Icecore Findings with Respect to Contaminant Database Building Likelihood Criteria

For ice samples with mineral inclusions, DNA extraction was performed directly from sediment material., It was performed from concentrated melt water for all others.

To amplify bacterial and archaeal 16S ribosomal RNA genes, a seminested PCR with broad-range primers was implemented. The resulting clones were only 405-430 bases in length because it was impossible to amplify full-sized 16S rRNA genes using different DNA polymerases and primers. This may be indicative of very small amounts of DNA or its ancient status (Cooper and Poinar 2000) due to possible damage, for instance, by oxygen excess content in the lake (Lipenkov and Istomin 2001). Note that the DNA was extracted from highly concentrated melt water and we were nevertheless forced to use a very sensitive seminested PCR scheme to be able to generate signals. One-round PCR did not work while PCR inhibitor tests performed with E. coli genomic DNA added to original ice DNA samples were always negative. Preliminary control experiments performed by E. coli cell counting followed by PCR extinction showed that the detection limit of our PCR schemes was equivalent to 5-8 cells per ml of melt water.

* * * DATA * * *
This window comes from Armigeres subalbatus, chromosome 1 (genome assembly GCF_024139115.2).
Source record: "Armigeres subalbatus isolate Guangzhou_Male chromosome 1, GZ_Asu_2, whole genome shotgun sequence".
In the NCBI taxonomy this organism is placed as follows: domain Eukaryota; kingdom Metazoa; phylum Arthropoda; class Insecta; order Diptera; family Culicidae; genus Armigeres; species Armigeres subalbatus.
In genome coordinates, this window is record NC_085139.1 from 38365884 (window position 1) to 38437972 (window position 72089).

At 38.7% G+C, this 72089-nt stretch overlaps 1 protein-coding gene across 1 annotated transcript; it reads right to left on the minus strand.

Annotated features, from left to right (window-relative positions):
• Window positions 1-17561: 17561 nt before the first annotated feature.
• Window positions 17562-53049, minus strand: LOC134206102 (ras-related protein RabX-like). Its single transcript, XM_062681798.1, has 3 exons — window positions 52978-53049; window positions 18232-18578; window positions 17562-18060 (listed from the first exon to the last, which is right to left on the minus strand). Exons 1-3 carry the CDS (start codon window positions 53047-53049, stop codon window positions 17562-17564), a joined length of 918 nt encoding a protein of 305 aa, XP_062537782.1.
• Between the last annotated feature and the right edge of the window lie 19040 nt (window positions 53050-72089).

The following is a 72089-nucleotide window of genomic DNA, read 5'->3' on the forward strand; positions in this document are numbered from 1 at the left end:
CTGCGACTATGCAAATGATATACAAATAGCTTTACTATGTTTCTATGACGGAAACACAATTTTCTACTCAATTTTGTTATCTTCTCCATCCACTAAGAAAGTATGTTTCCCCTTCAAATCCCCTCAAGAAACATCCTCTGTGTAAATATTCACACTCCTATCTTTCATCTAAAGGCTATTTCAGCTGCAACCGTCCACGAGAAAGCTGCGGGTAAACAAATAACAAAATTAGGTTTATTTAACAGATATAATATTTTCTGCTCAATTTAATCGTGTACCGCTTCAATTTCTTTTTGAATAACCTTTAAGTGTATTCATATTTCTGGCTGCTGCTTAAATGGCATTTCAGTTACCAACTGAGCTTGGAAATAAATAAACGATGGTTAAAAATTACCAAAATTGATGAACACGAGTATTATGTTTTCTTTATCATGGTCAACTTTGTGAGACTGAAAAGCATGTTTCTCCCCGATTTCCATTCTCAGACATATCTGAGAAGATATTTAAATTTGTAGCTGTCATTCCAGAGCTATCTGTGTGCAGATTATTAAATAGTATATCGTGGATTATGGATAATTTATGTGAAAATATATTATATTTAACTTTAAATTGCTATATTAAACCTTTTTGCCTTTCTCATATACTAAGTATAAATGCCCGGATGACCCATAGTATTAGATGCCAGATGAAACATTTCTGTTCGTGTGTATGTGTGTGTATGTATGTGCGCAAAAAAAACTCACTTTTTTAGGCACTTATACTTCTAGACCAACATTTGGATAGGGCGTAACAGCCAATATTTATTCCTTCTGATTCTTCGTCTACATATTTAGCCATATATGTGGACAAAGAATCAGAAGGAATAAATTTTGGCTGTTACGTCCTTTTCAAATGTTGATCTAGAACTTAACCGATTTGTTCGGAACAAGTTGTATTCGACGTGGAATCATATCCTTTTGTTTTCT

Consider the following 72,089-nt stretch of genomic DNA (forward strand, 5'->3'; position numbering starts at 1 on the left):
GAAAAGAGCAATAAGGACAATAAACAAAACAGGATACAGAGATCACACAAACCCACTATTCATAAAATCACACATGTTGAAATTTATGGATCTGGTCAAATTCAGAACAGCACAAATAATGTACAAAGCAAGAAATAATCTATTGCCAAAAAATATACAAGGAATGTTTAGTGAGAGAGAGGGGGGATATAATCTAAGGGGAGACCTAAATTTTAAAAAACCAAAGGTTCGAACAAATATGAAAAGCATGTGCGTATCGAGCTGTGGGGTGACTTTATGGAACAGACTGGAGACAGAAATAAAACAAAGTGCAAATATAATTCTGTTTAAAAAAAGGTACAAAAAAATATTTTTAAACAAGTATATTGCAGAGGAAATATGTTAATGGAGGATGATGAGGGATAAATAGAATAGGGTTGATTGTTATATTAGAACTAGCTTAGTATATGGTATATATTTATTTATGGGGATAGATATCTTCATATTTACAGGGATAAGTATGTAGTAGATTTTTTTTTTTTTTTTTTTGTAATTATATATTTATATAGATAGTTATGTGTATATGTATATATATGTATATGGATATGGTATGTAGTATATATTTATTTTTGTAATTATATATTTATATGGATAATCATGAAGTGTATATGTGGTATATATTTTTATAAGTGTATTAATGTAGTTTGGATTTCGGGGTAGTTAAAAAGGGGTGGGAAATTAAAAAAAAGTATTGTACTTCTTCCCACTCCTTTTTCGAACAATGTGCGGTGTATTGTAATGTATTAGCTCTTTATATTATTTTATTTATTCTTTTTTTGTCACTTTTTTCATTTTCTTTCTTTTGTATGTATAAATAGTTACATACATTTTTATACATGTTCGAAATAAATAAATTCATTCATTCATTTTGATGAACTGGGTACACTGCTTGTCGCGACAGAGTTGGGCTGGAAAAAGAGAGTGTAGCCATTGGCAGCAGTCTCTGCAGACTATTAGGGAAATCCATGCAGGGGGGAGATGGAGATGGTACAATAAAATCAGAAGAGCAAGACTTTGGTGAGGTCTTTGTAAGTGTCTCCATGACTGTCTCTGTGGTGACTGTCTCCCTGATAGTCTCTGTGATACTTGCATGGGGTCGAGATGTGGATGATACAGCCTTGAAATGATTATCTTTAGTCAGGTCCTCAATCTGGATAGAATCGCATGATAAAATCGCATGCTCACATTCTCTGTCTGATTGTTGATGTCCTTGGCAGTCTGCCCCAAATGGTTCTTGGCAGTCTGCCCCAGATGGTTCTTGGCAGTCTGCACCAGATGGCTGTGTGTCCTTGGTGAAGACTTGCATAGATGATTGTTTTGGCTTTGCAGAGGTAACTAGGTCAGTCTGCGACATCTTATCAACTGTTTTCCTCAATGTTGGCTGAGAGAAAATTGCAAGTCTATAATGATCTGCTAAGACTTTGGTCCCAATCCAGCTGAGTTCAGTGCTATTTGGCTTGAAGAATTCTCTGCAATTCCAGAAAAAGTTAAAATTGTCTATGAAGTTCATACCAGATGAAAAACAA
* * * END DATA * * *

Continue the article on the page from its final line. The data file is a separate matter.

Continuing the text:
A total of 121 clones from both accretion (101 clones) and glacial (20 clones) ice samples were analysed. The ice clones showed high redundancy resulting in the recognition of twenty 16S rDNA phylotypes, of which 16 were seen in accretion ice and three also in glacier ice. We will discuss below the question of accretion-ice findings only.

Most phylotypes from accretion ice had close Genbank homologues (>98%), i.e. were identified (Stackebrandt and Goebel 1994) or assigned to known sequences, but three were distinctly different from their nearest neighbours (<96% similarity).

Bacterial taxa identified by 16S ribosomal DNA sequences were indexed on the basis of specially developed criteria. The contaminant database was very useful but not sufficient by itself (Table 7.3). Since the biological contents of the Lake Vostok are hard to predict, a degree of confidence was introduced in the table allowing us to discard obvious cases with the highest scores as contaminants, while those with the lowest scores were referred to as likely contaminants.

Table 7.3. Indexing contaminant criteria for bacteria recorded in Vostok ice core. The keys are also used in Table 7.4

Key score"



Taxa recorded in the contaminant database


Taxa proved to be contaminants (e.g., Tanner et al., 1998, Cisar et al.,

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